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Balance Volume 2005 Issue 03 -
College of Traditional Chinese Medicine Practitioners & Acupuncturists of British Columbia

Message from the Chairman – Mason Loh, Q.C.

TCM Regulation Is a Long Road - Reflections on the Announcement of Intention to Regulate TCM In Ontario

The government of Ontario just released last week a report recommending to their Minister of Health the regulation of acupuncture and TCM. It is the latest step in a process which started about 10 years ago. Our province actually started our regulatory College during that time.

I have been the Chair of our College for eight years. They have been memorable years. Many do not understand why I have volunteered so much of my time and energy to help set up our College. After all, I am a lawyer and not a TCM practitioner. Some have even attacked and tried to defame me. Notwithstanding, I have persisted in my effort to help to establish the profession because I have the unshakable belief that TCM is a treasure of our humanity dating back 5,000 years. If it can be properly regulated to ensure the professionalism and ethical standards of its practitioners, it will be supported by the governments, accepted by the public, serve all members of our communities by preventing and treating illnesses, leading to national and international recognition of TCM and perhaps even saving our universal public health care system.

Why do I have this vision? I was raised in a traditional Chinese family with a respect for TCM as a part of my hereditary culture. Thirteen years ago, I was afflicted with a serious case of psoriatic arthritis which practically rendered me incapable of functioning in my daily life without pain killers. The physicians told me there was no cure. But through a combination of qigong, acupuncture and TCM, I was amazingly cured in just six months. From that time on, I looked for an opportunity to pay back. So when the government asked me to help re-establish the College which was on the brink of collapse in 1997, I accepted the challenge without remuneration nor hesitation. I wanted to help establish the profession so more people could benefit from it like I did.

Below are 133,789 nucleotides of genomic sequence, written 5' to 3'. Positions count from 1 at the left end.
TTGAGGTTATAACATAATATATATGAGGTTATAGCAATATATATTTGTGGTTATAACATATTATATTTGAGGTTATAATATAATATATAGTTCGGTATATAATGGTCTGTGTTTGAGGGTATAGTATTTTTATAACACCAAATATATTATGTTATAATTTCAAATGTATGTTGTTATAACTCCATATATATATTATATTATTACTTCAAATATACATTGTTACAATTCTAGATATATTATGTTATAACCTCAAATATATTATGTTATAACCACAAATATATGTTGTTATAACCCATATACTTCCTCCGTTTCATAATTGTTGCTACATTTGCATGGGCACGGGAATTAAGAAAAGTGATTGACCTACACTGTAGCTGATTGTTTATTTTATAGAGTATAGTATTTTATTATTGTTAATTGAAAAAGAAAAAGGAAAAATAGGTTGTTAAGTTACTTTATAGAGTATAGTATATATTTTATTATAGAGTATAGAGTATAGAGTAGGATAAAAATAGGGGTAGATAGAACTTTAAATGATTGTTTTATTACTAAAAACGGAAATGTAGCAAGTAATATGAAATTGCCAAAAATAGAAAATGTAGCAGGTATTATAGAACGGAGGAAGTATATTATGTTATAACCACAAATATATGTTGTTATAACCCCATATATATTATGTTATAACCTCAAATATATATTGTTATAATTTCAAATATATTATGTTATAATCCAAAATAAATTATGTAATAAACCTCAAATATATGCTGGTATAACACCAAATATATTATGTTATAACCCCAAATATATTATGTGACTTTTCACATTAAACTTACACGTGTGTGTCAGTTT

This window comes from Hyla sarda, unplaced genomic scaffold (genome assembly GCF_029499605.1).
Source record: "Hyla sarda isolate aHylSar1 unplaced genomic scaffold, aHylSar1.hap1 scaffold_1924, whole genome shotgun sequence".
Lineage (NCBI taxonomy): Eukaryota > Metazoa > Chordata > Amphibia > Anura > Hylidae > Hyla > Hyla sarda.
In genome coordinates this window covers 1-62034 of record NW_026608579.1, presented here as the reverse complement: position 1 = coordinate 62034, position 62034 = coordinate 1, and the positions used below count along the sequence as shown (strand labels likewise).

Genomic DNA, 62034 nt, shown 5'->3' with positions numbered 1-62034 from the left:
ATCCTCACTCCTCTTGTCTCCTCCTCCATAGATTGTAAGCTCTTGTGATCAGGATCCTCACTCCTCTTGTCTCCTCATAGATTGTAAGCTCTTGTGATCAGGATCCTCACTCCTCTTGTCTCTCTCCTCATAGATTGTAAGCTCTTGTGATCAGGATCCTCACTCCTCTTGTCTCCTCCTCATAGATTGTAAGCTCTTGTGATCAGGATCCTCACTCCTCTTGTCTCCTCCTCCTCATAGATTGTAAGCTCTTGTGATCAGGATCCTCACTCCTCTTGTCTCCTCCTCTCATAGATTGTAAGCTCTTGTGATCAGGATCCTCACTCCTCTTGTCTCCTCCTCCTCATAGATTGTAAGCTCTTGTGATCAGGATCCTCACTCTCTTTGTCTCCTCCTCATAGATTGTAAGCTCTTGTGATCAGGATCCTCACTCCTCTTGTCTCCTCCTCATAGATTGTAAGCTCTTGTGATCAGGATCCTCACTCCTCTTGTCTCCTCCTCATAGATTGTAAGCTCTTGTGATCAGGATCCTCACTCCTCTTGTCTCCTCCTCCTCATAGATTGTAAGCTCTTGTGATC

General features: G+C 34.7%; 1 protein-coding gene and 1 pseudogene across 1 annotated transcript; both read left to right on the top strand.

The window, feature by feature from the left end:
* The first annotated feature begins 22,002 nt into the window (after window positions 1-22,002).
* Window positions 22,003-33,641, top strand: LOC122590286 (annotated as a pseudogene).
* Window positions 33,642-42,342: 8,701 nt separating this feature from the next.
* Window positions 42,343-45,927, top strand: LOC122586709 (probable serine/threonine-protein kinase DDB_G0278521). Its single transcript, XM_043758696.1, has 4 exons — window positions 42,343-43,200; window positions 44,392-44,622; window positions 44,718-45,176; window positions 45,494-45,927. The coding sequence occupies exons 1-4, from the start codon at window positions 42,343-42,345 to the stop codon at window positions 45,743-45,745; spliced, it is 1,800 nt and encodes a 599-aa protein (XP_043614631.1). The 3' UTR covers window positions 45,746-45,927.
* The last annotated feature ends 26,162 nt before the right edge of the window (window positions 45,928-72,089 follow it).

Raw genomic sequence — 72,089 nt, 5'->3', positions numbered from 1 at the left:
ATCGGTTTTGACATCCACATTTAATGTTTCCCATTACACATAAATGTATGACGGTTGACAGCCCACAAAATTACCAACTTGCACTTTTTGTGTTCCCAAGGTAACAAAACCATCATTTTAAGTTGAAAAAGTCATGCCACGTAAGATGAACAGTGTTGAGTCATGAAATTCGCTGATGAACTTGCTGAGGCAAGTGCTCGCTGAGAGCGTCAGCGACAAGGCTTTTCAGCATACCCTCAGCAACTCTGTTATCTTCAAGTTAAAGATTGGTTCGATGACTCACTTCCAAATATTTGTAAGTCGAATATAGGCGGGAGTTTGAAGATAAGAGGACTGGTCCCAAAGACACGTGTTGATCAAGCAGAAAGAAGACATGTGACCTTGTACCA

We have accomplished much over the past eight years:

  • We fought for and obtained the practicing title of Doctor of TCM (the only jurisdiction outside of Asia);
  • We established a professional regulatory body;
  • We licensed the first batch of registered acupuncturists in B. C.;
  • We licensed the first batch of TCM practitioners in North America;
  • We established the first formal examination and licensing system for TCM practitioners in North America;
  • We established a review system for TCM schools and promoted a standard for TCM education, etc.;
  • This year, we licensed the first batch of Dr. of TCM through the first examination in North America;

      I went to Toronto in April this year at the invitation of the Ontario government to consult on their plan. Please see reproduced in this newsletter a thank you letter from the Ontario Minister of Health for my contribution to their initiative (see p.3). We might not have done everything right in our effort in our province. But I sincerely wish that by sharing our experience, Ontario’s road to regulation will be smoother. When the largest province in our country joins us in regulating TCM, we will be much closer to the vision of national and international recognition of TCM. Our road is long. But it is full of hope.